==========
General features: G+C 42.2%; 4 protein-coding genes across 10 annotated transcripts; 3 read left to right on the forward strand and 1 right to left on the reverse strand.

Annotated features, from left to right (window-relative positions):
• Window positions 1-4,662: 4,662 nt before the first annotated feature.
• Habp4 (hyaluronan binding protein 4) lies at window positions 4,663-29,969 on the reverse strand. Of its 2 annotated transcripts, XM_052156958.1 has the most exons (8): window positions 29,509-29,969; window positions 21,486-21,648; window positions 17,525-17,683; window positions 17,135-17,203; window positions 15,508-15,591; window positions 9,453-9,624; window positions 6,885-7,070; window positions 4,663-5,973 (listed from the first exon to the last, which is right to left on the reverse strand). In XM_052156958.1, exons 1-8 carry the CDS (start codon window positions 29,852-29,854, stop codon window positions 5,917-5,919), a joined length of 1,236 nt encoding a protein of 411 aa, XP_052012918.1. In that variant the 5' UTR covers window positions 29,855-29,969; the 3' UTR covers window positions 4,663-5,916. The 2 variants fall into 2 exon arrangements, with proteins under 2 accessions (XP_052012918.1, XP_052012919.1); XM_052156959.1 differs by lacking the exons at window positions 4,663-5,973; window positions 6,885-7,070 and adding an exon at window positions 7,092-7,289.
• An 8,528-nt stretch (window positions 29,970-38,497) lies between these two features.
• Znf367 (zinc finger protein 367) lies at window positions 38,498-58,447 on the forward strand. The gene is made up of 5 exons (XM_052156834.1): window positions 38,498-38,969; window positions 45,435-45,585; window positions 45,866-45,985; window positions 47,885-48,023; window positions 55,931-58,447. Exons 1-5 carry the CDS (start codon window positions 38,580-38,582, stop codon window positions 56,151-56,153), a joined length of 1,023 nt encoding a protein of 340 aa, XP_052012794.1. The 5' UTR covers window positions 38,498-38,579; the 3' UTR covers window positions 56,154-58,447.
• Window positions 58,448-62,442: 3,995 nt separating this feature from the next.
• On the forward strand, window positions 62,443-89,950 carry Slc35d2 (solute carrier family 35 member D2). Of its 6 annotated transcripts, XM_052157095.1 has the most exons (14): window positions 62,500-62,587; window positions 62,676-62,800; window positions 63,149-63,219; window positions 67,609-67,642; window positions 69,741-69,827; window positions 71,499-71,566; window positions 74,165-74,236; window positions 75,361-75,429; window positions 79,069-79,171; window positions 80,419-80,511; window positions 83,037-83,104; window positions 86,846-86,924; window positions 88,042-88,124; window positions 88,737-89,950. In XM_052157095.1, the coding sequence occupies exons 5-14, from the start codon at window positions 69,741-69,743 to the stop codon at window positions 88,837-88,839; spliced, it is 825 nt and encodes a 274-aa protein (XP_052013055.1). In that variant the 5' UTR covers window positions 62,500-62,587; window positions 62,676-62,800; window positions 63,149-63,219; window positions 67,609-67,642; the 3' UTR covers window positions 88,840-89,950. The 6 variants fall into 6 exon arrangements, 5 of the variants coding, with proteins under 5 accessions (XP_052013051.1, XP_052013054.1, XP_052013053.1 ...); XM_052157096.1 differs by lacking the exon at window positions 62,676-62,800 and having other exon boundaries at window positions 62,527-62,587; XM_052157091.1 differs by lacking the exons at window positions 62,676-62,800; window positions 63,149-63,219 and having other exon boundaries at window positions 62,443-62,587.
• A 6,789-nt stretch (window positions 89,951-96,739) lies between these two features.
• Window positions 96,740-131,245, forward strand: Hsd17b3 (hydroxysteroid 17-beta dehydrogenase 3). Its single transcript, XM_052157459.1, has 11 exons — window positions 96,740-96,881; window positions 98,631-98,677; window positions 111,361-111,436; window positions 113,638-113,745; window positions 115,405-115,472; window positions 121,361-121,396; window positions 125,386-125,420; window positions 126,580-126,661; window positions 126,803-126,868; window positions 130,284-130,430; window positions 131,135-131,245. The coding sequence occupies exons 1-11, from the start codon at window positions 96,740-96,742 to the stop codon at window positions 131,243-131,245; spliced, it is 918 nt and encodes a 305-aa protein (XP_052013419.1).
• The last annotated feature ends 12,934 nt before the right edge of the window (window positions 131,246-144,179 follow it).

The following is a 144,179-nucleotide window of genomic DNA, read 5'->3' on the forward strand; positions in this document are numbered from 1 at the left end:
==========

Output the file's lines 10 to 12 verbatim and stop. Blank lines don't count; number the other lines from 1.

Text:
• Window positions 96,740-131,245, forward strand: Hsd17b3 (hydroxysteroid 17-beta dehydrogenase 3). Its single transcript, XM_052157459.1, has 11 exons — window positions 96,740-96,881; window positions 98,631-98,677; window positions 111,361-111,436; window positions 113,638-113,745; window positions 115,405-115,472; window positions 121,361-121,396; window positions 125,386-125,420; window positions 126,580-126,661; window positions 126,803-126,868; window positions 130,284-130,430; window positions 131,135-131,245. The coding sequence occupies exons 1-11, from the start codon at window positions 96,740-96,742 to the stop codon at window positions 131,243-131,245; spliced, it is 918 nt and encodes a 305-aa protein (XP_052013419.1).
• The last annotated feature ends 12,934 nt before the right edge of the window (window positions 131,246-144,179 follow it).

The following is a 144,179-nucleotide window of genomic DNA, read 5'->3' on the forward strand; positions in this document are numbered from 1 at the left end: